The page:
Programme element V.1 was considered by a joint Working Group session on 13 September. Based on these discussions, the Secretariat produced a draft negotiating text, which was considered by the Plenary on 19 September. A revised text, based on comments from these two sessions, was distributed but not discussed on the final day of IPF-4.
Jag Maini (IPF Secretariat) introduced the Secretary-Generals report (E/CN.17/IPF/1996/23). The report includes: an examination of the anticipated functions and activities required from international organizations and institutions and instruments to support internationally-agreed future priorities; the establishment of a structured body to coordinate intergovernmental agencies; NGO and government activities; the value of NGO contributions; the need to evaluate the operational capacity of existing instruments; and the need to develop a high-level forum for continued dialogue. The report proposes several options for action, including: a high-level forum for international policy; strategic data collection; regional and global projects; additional funding for research and development; and improved mechanisms for coordination.
Most delegations noted the need for better coordination. The G-77/CHINA, supported by the PHILIPPINES, BRAZIL, PERU and MALAYSIA, said more work is needed to develop a clear view of the work being undertaken by international and regional institutions. Gaps and overlaps should be identified and coordination among agencies enhanced. The EU, supported by the UK, noted that the issue will lay the groundwork for the international communitys support of all other IPF issues. He sought to accelerate the implementation of UNCED decisions, enhance government and private sector financing and strengthen inter-agency coordination. A number of delegations, including the RUSSIAN FEDERATION, NORWAY and the US, supported increasing the efficiency and coordination of existing institutions rather than establishing new ones.
Delegates offered differing levels of support for a continued high-level forum to address forest-related issues. INDONESIA and MALAYSIA supported its establishment, while CANADA called for a new legally-binding instrument rather than just a continuation of the IPF. PAPUA NEW GUINEA, supported by SOUTH AFRICA and PERU, favored an informal forum for discussion, and recommended maintaining the IPF as an open-ended intergovernmental umbrella. SWITZERLAND called for a report on options, and the US and JAPAN said the proposal for a high-level forum for forest policy debate requires further elaboration. INDIA rejected any global policy for forests and called for a study of the effects on forests from farming marginal land. Environmental NGOs voiced several concerns, including: increased clarity regarding the roles and activities of existing institutions and instruments; the merit of a potential forest protocol under the Convention on Biological Diversity; increased attention by international organizations to land tenure issues and agrarian reform; and establishment of a mechanism to monitor the relationship between deforestation patterns and national social and political changes.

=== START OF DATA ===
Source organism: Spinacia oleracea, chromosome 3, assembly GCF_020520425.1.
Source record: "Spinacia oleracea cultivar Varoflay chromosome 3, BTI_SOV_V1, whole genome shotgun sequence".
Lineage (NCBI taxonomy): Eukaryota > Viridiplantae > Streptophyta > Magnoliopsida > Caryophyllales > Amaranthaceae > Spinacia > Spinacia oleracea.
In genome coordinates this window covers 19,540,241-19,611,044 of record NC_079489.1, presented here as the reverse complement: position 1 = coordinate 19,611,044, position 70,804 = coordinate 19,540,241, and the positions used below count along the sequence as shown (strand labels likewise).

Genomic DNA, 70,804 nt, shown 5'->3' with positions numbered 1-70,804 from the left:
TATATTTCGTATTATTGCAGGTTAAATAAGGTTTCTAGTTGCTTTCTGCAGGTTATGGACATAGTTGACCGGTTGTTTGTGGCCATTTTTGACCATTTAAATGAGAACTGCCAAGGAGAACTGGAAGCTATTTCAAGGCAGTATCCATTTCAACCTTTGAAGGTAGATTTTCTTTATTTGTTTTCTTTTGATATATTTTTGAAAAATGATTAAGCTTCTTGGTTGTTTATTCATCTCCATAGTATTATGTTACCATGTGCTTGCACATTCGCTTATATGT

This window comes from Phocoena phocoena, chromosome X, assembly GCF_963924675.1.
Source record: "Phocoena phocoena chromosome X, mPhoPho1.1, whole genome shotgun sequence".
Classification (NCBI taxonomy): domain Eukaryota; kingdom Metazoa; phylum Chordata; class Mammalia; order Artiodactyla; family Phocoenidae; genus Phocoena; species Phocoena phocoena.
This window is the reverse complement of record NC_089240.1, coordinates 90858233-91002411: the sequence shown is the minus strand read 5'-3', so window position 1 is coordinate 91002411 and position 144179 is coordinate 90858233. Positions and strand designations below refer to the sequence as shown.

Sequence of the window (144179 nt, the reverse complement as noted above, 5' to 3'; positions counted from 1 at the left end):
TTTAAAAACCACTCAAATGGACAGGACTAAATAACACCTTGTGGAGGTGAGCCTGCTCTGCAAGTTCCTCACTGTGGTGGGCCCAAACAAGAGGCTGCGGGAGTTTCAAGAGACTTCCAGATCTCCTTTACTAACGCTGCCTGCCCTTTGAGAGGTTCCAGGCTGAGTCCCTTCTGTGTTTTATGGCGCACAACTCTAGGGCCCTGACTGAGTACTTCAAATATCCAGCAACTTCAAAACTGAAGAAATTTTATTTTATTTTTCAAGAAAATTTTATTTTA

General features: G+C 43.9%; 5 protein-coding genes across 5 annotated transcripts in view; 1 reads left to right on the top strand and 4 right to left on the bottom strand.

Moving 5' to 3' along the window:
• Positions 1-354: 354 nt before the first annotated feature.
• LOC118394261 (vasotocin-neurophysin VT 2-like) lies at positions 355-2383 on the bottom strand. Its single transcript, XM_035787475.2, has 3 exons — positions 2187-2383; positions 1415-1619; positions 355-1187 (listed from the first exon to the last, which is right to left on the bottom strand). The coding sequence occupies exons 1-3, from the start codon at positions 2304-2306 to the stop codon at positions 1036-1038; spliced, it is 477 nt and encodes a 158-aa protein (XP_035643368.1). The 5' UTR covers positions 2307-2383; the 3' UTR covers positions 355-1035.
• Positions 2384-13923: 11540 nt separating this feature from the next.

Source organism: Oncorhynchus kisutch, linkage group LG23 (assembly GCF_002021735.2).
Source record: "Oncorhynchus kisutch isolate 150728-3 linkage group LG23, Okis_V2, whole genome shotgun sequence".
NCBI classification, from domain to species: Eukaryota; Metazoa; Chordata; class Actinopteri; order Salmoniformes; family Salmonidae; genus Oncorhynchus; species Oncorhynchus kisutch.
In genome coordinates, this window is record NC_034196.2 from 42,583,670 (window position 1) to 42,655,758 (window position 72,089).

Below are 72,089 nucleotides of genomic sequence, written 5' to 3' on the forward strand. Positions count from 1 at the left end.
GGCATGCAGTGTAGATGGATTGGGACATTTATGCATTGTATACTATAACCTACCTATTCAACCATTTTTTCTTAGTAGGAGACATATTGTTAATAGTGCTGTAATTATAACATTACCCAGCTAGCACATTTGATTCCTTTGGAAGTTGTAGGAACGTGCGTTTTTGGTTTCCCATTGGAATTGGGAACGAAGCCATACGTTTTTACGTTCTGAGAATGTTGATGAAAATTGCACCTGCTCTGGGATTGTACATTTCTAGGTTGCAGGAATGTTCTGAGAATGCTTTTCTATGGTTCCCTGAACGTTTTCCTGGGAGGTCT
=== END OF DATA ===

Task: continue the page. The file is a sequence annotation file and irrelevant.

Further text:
On 19 September, the Plenary considered a draft negotiating text. The EU called for improved efforts to integrate and clarify the mandate and task of UN agencies and to strengthen their coordination. He proposed replacing a reference to national forest development with NFPs. The G-77/CHINA proposed language inviting governments to contribute to this process in order to improve the work of forest-related institutions. He proposed replacing several references to SFM in the text with management, conservation and sustainable development of forests from the Forest Principles. On proposals for action, he deleted references to regional and global data collection and projects and to specific agencies for research and development. The US proposed noting that there is significant potential for better coordination and collaboration, rather than further enhancement, of existing international structures. He called for improved participation of major groups in forest fora to promote SFM, and suggested focusing, rather than strengthening, relevant international organizations.
CANADA proposed replacing sub-regional with sub-national action toward SFM and deleting a reference to building consensus on standards. He called for the establishment of a high-level forum for international policy debate on forests. He supported the proposal for further study of the institutions and instruments relevant to forests and highlighted the need to identify the institutional capacity to implement the UNCED agreements. SWITZERLAND agreed that further study of forest-related institutions and instruments is very important and called for an independent review of the forthcoming proposals of the Inter-Agency Task Force on Forests. JAPAN suggested that countries, rather than international organizations, facilitate international consultations on SFM, and proposed that these consultations develop, rather than implement, principles and content of NFPs. He recommended deleting a proposal to assign forest programmes increased priority in bilateral ODA.
A revised negotiating text was distributed, but not discussed on the final day of the IPF-4. It notes that the elements for further negotiation under this programme element are preliminary in nature. The Panel felt that further information and study would be needed in order to achieve a more accurate diagnosis and to formulate proposals for action. The text also notes that a number of delegations stated that final conclusions and proposals for action would need to take into account conclusions and proposals under programme element V.2, which will be the subject of substantive discussions at IPF-4.
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